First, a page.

Data Transparency Doesn’t Always Mean Ease of Use
The ENTSO-E Transparency Platform has increased the amount of European power market data publicly available in recent years. While not completely comprehensive, it does help consolidate a vast amount of information in a single location. ENTSO-E (European Network of Transmission System Operator for Electricity) was established in 2009 for the purpose of “further liberalising the gas and electricity markets in the EU.” ENTSO-E represents 42 TSOs from 35 countries, including EU countries and non-EU countries like Iceland, Norway and Turkey, among others.
Diverse Levels of Compliance
Unfortunately, the various TSO’s have diverse levels of compliance in reporting data completely, or in some cases on a regular basis, as they follow their own time schedule and level of detail. Some appear to only report units with installed capacity above 10 MW, while others also report smaller units. ENTSO-E provides data in two different levels of detail: by unit and by country. The by-country values are totals for the entire country for units above 1 MW. By unit, ENTOS-E only asks that its members report details on units above 100 MW; but the actual minimum size for unit detail reported varies by country, as well as the fuel type. Some countries identify the fuel explicitly, while others simply identify units as thermal, which might be coal, natural gas, fuel oil, or a combination of fuels. When comparing old data sources to each TSOs publicly-released data, a complete and exact unit-by-unit match with ENTSO-E reported data nearly impossible.
Reviewing ENTSO-E Data by Country
For example, EPIS recently performed an update to resources in Italy. While gathering data from ENTSO-E at the country level, we found this year over year comparison provided by ENTSO-E.
Figure 1: ENTSO-E: installed capacity by fuel type, by country Source
Note that the 2014 total of 102,547 MW is only a five percent variance to the 2015 total of 97,794 MW. But the interesting values in this report are the variances reported in the different fuel categories. For instance, there are a number of Production Types that are relatively close year-over-year, but notice that the “Other” category in 2014 was ~37k MW, while 2015 was ~14k MW, resulting in a 63% decrease for that fuel type. Another set of values also should jump out at the casual observer: “Fossil Hard coal” increased from 1,360 MW to 6,386 MW. Was Italy introducing new coal units? No. They were simply modifying their reported fuel type to be more in line with ENTOS-E reporting policies.
Differences in ENTSO-E Data by Unit
Next we reviewed the ENTSO-E data by unit, which is required above 100 MW.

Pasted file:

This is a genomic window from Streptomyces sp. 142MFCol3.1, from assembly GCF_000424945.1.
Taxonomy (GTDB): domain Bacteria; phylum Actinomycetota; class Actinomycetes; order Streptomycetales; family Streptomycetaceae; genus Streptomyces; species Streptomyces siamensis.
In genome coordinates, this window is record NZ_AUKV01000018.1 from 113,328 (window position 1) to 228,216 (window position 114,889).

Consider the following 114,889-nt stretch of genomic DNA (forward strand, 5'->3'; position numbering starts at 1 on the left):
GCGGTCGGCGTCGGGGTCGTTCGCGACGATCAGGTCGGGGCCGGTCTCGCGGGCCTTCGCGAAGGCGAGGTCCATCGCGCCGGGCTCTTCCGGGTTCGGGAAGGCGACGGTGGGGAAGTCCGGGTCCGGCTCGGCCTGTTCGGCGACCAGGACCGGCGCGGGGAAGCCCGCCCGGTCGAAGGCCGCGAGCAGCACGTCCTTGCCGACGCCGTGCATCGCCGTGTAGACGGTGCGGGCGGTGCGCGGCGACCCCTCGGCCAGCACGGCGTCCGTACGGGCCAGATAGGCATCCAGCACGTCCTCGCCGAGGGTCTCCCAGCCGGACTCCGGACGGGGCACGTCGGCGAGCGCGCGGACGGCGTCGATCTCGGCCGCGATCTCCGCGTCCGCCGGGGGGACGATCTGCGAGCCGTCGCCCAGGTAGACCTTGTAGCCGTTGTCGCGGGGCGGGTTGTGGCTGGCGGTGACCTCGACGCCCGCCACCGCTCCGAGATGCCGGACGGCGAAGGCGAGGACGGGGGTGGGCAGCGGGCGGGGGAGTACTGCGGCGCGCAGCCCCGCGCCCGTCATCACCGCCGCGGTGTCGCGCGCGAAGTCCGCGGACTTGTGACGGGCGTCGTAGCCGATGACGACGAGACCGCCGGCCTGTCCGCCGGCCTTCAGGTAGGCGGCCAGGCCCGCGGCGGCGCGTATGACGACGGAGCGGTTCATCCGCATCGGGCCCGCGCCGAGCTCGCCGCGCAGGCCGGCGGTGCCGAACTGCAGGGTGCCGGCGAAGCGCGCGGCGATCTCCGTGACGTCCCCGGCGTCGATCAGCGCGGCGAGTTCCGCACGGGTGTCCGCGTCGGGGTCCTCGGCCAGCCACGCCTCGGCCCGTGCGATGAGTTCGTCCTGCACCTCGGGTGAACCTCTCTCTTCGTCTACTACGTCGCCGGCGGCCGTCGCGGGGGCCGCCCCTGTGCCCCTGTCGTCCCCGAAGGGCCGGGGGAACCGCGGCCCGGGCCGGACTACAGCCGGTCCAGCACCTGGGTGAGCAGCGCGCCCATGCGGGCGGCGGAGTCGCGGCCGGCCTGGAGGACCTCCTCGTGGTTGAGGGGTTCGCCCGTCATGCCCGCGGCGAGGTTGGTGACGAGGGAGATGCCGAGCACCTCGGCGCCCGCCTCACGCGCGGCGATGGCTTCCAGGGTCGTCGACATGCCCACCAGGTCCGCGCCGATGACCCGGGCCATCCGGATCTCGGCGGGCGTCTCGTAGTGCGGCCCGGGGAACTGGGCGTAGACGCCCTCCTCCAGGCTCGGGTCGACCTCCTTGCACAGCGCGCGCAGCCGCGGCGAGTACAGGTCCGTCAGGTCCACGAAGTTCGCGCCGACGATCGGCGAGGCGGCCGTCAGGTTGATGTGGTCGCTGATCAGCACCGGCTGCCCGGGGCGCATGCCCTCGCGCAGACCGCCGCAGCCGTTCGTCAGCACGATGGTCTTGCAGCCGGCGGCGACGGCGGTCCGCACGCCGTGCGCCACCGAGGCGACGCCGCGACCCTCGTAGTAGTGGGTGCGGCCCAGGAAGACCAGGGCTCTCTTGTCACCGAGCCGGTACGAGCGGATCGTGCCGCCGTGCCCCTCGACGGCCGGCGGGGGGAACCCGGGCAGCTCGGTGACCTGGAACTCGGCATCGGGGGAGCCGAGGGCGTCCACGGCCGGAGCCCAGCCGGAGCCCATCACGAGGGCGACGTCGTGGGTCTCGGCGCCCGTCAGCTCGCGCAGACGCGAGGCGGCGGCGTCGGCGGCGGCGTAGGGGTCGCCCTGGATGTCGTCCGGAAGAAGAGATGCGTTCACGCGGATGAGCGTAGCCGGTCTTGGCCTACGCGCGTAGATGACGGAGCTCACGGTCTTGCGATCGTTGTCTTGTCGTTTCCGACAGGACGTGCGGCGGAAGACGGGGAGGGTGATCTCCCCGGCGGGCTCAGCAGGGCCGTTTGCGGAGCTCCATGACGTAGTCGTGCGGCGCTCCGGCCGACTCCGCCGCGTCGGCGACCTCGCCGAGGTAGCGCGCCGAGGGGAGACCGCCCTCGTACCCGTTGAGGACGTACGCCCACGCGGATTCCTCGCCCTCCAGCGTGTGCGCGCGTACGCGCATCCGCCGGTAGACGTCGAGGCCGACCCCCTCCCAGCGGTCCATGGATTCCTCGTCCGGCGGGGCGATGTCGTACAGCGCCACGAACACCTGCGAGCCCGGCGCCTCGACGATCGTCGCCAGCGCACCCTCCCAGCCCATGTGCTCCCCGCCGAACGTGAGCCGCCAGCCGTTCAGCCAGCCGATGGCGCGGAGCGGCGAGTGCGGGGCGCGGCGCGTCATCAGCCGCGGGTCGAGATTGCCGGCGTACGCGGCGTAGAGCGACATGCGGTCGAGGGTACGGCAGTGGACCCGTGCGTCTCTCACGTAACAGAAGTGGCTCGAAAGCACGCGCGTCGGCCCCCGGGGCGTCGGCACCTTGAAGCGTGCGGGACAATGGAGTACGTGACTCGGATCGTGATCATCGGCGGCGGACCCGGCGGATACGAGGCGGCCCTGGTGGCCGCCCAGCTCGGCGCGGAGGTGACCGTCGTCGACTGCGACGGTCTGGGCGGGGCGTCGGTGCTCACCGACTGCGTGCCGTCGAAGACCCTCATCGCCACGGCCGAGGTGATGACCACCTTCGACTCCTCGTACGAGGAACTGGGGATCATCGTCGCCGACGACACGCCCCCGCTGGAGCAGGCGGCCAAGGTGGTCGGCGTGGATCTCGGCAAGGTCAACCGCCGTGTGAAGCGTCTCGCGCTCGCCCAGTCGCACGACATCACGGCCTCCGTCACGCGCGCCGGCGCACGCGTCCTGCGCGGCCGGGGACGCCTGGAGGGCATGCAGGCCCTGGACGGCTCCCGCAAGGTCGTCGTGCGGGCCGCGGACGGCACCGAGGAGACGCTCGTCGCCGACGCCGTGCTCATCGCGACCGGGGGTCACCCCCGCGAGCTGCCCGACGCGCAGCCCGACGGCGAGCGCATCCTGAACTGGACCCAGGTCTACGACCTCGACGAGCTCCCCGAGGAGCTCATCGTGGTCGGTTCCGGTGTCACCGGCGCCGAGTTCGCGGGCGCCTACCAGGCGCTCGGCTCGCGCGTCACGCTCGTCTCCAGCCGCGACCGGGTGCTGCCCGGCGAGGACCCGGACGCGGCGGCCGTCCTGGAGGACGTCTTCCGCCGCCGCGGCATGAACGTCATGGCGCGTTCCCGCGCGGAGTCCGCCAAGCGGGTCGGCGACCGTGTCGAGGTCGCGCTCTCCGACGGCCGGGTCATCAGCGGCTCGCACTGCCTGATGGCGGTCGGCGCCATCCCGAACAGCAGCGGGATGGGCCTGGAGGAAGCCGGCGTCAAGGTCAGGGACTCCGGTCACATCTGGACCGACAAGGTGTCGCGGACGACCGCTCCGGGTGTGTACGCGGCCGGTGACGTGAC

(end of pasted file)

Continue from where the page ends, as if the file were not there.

Figure 2: ENTSO-E 2015: installed capacity by fuel type, by unit Source
In this analysis, the item that is most unique is that while the data is now at a finer granularity of detail (i.e. by unit), the “Other” category has now grown larger, to ~43k MW, than the reported values by country of ~14k MW and ~37k MW in 2015 and 2014 respectively.
In other words, their own by unit data is not matching their reported country level totals. What is going on here? Primarily, when researched further, we found a large number of units, that can rely on multiple fuels, are categorized as “Other” in the by-unit report. When we then condensed the Production Type detail a little further and compared 2014 and 2015 by country to the 2015 by unit data, we found this:
Figure 3: ENTSO-E: capacity differences reported by country or by unit
After reviewing these summaries, we saw that the renewable fuels are fairly close when comparing by-unit to by-country totals: wind is comparable, GST is also very close, but solar does not compare well since many units are under 1 MW and not included in the by unit report. This comparison also showed that the totals of thermal and “Other” fuels together are fairly similar and make up over 60% of the total installed capacity in each report.
Moving Forward & Cross-checking
So where to go from here in making sense of reporting variability? ENTSO-E is currently compiling data submitted by TERNA, the TSO in Italy, and we took a look at what data is available in that report.
Figure 4: TERNA 2015: installed capacity by fuel Source
Two things to note here are that the TERNA resource database only reports units 100 MW and larger, and they have an even smaller set of Production Type groups. Again we noticed the total capacity reported by unit is very different at ~73k MW versus the ~93k MW from the previous report, but explainable due to renewable sources generally having smaller installed capacity values and therefore not included in this report. Of note, no solar is reported here, only two wind units that total 243 MW are included, and the reported hydro is approximately 60% of the total MW reported to ENTSO-E. However, the thermo electric total matches fairly well with the ENTSO-E data at ~60k MW.
So, what have we seen in reviewing these 3 sets of data from these two sources? ENTSO-E and TERNA have come a long way in providing transparency with their data, but as the details here show, there is still a long way to go before the data can be easily adopted without a lot of scrubbing.